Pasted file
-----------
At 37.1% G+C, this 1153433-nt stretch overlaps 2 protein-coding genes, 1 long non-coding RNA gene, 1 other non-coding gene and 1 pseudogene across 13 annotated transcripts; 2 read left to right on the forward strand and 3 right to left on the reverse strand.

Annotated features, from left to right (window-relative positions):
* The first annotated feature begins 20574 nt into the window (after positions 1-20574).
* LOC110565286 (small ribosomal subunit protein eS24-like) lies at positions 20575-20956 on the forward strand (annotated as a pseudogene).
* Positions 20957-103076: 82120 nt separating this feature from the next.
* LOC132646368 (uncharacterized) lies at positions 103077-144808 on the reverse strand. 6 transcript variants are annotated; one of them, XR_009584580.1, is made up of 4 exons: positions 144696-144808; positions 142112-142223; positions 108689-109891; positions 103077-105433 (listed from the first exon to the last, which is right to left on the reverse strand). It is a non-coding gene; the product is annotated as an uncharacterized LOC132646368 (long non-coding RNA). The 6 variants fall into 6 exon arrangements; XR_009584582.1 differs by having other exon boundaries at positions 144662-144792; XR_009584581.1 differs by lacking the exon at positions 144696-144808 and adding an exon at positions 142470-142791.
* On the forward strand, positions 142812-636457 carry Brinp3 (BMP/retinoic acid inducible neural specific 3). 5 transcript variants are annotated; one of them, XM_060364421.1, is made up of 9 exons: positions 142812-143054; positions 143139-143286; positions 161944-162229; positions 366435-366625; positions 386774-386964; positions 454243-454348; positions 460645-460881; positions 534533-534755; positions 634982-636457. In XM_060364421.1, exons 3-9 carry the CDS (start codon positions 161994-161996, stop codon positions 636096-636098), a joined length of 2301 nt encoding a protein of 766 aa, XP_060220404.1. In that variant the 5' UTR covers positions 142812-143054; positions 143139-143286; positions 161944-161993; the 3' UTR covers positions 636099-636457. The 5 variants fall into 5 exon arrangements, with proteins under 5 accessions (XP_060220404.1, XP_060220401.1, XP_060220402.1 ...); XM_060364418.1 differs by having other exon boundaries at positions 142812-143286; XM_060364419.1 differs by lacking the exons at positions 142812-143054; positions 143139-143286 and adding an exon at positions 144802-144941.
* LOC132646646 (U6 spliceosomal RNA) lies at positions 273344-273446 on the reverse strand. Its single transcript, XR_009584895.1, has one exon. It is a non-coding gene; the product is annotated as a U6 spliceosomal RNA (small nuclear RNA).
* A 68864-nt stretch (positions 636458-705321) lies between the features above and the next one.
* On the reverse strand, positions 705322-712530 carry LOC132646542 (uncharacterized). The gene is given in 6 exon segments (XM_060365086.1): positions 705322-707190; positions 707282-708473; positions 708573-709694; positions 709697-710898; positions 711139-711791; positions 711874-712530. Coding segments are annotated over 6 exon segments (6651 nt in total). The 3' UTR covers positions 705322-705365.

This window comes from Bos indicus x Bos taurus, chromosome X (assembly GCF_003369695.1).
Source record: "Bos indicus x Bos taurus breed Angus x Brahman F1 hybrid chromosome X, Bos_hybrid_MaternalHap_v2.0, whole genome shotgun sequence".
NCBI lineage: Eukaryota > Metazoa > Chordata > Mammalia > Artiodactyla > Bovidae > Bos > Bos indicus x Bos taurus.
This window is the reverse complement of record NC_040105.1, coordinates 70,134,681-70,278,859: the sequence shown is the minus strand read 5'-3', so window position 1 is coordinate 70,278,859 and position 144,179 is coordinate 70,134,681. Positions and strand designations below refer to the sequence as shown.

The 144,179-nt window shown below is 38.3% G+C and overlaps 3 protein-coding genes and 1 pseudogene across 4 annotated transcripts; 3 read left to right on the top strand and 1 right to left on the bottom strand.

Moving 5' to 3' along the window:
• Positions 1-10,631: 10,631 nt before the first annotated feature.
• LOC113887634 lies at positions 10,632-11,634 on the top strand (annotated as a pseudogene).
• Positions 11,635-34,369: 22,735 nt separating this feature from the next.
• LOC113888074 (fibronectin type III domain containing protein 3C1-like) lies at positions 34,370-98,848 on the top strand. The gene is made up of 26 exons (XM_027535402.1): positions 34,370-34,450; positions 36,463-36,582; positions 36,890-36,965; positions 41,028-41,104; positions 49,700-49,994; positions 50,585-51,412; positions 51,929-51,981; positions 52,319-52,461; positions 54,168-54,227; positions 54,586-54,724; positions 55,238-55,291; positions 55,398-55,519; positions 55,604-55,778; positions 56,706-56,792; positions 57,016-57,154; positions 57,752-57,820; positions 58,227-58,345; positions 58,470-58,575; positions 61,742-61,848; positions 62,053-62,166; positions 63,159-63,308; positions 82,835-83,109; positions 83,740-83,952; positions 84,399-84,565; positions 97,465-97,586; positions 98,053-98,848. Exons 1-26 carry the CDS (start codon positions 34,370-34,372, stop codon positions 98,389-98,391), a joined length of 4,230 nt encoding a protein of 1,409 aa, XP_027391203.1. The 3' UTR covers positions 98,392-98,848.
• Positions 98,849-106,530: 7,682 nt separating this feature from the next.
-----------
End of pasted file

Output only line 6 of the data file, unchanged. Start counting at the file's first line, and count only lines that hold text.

* LOC132646368 (uncharacterized) lies at positions 103077-144808 on the reverse strand. 6 transcript variants are annotated; one of them, XR_009584580.1, is made up of 4 exons: positions 144696-144808; positions 142112-142223; positions 108689-109891; positions 103077-105433 (listed from the first exon to the last, which is right to left on the reverse strand). It is a non-coding gene; the product is annotated as an uncharacterized LOC132646368 (long non-coding RNA). The 6 variants fall into 6 exon arrangements; XR_009584582.1 differs by having other exon boundaries at positions 144662-144792; XR_009584581.1 differs by lacking the exon at positions 144696-144808 and adding an exon at positions 142470-142791.